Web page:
Abstract
Since the 1960s, group A streptococcus (GAS) has accounted for less than 1% of cases of community-acquired pneumonia. During the past 2 decades there has been a resurgence of invasive GAS infection, but no large study of GAS pneumonia has been performed.
To determine the clinical and epidemiologic features of GAS pneumonia, we conducted prospective, population-based surveillance of all invasive GAS infection in residents of Ontario from January 1, 1992, through December 31, 1999.
Of 2079 cases of invasive GAS infection, 222 (11%) represented GAS pneumonia. The incidence of GAS pneumonia ranged from 0.16 per 100 000 in 1992 to 0.35 per 100 000 in 1999. Most cases were community acquired (81%). Forty-four percent of nursing home-acquired cases occurred during outbreaks. The case fatality rate was 38% for GAS pneumonia, compared with 12% for the entire cohort with invasive GAS infection and 26% for patients with necrotizing fasciitis. The presence of streptococcal toxic shock syndrome (odds ratio, 19; 95% confidence interval, 8.4-42; P =.001) and increasing age (odds ratio per decade, 1.45; 95% confidence interval, 1.2-1.7; P
Notes
Comment In: Arch Intern Med. 2003 Sep 22;163(17):2101; author reply 2101-214504126
PubMed ID
12588207 View in PubMed
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Clinical and epidemiologic features of methicillin-resistant Staphylococcus aureus in elderly hospitalized patients.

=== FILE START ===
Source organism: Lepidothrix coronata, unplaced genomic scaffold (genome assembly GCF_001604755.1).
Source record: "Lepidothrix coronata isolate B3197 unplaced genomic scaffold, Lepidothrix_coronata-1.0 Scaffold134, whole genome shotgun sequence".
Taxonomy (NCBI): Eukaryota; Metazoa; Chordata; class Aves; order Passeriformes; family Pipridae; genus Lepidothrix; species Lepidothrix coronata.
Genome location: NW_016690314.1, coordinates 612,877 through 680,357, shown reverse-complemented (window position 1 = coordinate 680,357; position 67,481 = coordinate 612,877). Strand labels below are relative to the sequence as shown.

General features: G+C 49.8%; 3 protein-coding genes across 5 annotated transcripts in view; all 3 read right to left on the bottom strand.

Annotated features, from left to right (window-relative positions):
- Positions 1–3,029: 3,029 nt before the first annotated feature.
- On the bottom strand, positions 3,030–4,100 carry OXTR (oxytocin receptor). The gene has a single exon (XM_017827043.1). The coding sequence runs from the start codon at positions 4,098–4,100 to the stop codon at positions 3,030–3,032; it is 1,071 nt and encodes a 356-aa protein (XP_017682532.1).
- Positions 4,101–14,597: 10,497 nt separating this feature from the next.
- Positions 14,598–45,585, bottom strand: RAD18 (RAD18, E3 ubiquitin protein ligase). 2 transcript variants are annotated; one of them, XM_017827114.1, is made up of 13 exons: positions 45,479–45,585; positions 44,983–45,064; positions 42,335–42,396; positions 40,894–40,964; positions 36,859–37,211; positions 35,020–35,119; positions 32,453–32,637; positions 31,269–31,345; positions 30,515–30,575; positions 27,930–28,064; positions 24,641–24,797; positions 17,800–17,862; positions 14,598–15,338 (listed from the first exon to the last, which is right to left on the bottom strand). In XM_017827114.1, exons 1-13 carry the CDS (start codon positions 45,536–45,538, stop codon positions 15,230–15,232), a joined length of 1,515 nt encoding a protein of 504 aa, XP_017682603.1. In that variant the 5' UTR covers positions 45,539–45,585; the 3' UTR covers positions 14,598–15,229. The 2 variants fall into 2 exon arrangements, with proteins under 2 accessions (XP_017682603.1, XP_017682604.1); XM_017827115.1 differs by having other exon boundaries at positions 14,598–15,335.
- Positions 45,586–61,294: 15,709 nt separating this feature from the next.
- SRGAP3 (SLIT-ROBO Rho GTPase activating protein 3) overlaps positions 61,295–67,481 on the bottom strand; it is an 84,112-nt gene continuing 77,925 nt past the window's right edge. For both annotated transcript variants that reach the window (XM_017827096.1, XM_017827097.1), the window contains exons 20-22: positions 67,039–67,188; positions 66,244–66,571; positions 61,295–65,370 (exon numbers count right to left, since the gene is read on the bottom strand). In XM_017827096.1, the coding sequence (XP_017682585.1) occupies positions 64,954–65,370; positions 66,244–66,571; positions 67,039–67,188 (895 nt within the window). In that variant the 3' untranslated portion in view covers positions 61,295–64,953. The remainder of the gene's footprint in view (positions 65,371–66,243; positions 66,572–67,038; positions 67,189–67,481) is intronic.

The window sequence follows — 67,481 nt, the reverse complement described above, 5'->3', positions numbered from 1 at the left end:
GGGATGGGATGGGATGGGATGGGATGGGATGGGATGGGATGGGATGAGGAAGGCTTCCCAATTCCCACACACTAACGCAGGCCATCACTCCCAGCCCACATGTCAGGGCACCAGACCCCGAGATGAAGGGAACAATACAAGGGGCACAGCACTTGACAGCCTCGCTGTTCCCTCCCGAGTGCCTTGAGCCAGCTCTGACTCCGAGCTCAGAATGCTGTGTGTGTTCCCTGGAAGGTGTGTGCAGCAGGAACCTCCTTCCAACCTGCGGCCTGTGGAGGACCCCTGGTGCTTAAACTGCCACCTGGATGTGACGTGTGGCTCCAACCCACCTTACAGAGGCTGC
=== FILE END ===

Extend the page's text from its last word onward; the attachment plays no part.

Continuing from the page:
https://arctichealth.org/en/permalink/ahliterature172065
Source
Infect Control Hosp Epidemiol. 2005 Oct;26(10):838-41
Publication Type
Article
Date
Oct-2005
Author
Andrew E Simor
Marianna Ofner-Agostini
Shirley Paton
Allison McGeer
Mark Loeb
Elizabeth Bryce
Michael Mulvey
Author Affiliation
Department of Microbiology, Sunnybrook & Women's College Health Sciences Centre, Toronto, Ontario, Canada. andrew.simor@sw.ca
Source
Infect Control Hosp Epidemiol. 2005 Oct;26(10):838-41
Date
Oct-2005
Language
English
Publication Type
Article
Keywords
Adult
Age Distribution
Aged
Canada - epidemiology
Cross Infection - epidemiology
Female
Hospitals - statistics & numerical data
Humans
Logistic Models
Male
Methicillin Resistance
Middle Aged
Multivariate Analysis
Population Surveillance
Risk factors
Staphylococcal Infections - epidemiology
Abstract
We describe characteristics of elderly patients with MRSA identified in 37 Canadian hospitals between 1995 and 2002. Of these inpatients, 6,613 (66%) were older than 65 years. They were more likely than younger patients to have been colonized without infection and to have had MRSA isolated from urine or the perineum. The epidemiology and clinical features of these patients is distinct from that of younger patients.
PubMed ID
16276960 View in PubMed
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85 records – page 1 of 9.